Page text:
Monument Circle

Conversation with a Dying Homeless Man

His sign said “hungry” and he was eating a little package of peanuts. Short, white and probably fifty years old; he sat alone without talking on the busy Indianapolis Monument Circle at lunch time. I came up, handed him a dollar and he nodded in thanks.

“ What’s your name?”, I asked.

He told me his name. I said that mine was Jacob. He asked if I smoked, I told him no. He was soaking wet. It rained an hour earlier. He pulled a cigarette box out of his pocket and retrieved one that immediately fell apart in his fingertips, the paper ruined from the rain..

“Them’s the breaks, kid.”, he said.

“Where are you from?” I asked.

He hesitated, then replied, “Born and raised in Indiana. Lived in Gary for a while. And Carmel. Been on the street for damn near seven years.”

Talking with a disheveled homeless guy makes you an immediate pariah. People are shooting me weird looks or avoiding eye contact. As if I’m about to pray with him or ask for drugs, or both.

“What can you do?”

“I’m a classically trained chef.”, he said, with emphasis on ‘classically trained.’ He looked at a man passing, attempting to make eye contact but being rejected. He continued, “These restaurants around here” he pointed in a big circle “they don’t know about the things I could cook. I’d blow their fucking minds.”

“Like what?” I was skeptical.

“Foie Gras pate. Ahi Rizzoto. I was damn good. What do you do?”

“I’m a fitness director. I help people feel healthy.”

“You wouldn’t believe it looking at me. I could bench 345 at one time. I still go to Gold’s Gym when I have bus money. I have workout buddies there. They don’t know I’m homeless. One of them stopped talking to me because he found out. But now I’m sicker than shit.”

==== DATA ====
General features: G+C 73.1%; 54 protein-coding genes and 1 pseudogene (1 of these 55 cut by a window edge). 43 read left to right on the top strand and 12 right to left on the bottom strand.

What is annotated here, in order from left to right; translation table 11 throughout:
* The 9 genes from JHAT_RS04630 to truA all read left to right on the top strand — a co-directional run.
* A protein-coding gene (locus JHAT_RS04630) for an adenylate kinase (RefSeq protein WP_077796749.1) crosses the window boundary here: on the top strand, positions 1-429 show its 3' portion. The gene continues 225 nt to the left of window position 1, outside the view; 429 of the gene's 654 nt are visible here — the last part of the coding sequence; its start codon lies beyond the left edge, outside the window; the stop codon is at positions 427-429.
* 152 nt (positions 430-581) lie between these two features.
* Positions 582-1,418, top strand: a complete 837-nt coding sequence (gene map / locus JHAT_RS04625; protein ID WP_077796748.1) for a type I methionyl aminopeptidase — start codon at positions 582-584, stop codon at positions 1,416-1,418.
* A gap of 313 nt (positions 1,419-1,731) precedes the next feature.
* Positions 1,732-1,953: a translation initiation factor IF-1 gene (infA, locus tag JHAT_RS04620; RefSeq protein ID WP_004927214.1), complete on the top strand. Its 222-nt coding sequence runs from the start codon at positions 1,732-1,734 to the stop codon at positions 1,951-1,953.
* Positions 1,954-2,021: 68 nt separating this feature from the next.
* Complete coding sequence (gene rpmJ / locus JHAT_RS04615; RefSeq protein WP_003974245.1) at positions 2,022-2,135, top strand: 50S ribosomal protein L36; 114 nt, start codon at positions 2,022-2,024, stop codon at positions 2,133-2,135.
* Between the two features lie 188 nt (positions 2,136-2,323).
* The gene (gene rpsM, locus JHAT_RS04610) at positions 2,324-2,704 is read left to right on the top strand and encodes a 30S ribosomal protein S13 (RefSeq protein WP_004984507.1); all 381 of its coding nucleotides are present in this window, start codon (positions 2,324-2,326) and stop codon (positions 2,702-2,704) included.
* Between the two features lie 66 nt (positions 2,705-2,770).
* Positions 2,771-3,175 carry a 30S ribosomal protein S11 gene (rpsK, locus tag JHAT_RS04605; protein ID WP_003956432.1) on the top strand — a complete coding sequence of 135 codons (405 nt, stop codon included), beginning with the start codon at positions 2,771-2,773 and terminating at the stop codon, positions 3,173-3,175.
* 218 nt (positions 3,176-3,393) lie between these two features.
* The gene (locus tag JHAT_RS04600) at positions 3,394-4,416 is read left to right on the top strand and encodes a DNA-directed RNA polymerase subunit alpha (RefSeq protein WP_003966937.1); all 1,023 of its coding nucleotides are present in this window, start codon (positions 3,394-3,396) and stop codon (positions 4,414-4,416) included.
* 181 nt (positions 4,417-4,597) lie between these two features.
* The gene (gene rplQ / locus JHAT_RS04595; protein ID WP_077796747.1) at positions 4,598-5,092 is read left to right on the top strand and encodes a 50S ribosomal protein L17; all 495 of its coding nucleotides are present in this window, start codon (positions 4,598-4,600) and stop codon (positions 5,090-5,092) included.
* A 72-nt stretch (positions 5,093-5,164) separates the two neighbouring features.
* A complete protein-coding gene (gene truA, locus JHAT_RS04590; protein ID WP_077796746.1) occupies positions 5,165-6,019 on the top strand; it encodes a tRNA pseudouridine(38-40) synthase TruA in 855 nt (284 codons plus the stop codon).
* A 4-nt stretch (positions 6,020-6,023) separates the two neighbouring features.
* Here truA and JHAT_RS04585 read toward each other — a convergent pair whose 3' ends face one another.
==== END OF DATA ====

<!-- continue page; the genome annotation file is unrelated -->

I didn’t believe him. I saw no signs of a former competitive lifter left in his frail body. His white crew cut hair thinned and trailed toward goblin thin limbs and soft pile torso.

“ That’s impressive. Sick with what?”

“ Colon Cancer. And Cirrhosis. They give me a bed to sleep in during chemo, so I can’t really complain. My next treatment starts tomorrow. They said that if I don’t lose some weight during chemo the Cirrhosis could kill me. I don’t get a transplant unless I live past the chemo.”

“That’s a hell of a predicament”, I said, “after the treatment, you have to be pretty weak. Don’t they provide some kind of housing?”

“Yeah, couple of places actually. But you gotta be 100% clean. And I’m not. So that’s it.”

His arms were covered in lettering and black ink tattoos. The most prominent was on his forearm- two snakes tangled and twisting toward his elbow, with dark scales and flat amatuer design.

“My Dad is a tattoo artist.” I said, pointing at the ones on his arms. “ Are those military?”


“What were you in for?”

He replied, “Don’t you think that’s a little personal?”

` “Yeah. But we don’t have anyone else to talk to. So you may as well tell me your story.”

“No story. A guy killed my mother and I beat him to death. Twenty-one years.”

He looked into me with green eyes, itching to tell me more; to connect with anyone. He turned and picked out another wet cigarette, placed the butt of it in his mouth without lighting it. I can’t remember the last time someone opened up to me like that, especially with something so raw and real. It’s tough to get a stranger off his iphone at the bar long enough to make a friend, and a societal outcast just let me in on one of the darkest moments in his life. I gave him an forcedly empathetic pat on the back. He was squishy wet, and smelled bad.

My ride pulls up.

“ Poor timing. I hope I see you out here next week.” I said. Not really thinking that I’m implicating that he should stay both homeless and drunk.

He nodded and we shook hands. I haven’t seen him since, and I legitimately worry about his week of chemo. I feel like if he had made it I would have seen him around, and it occurs to me that I’m maybe the last person to ever hear his story.

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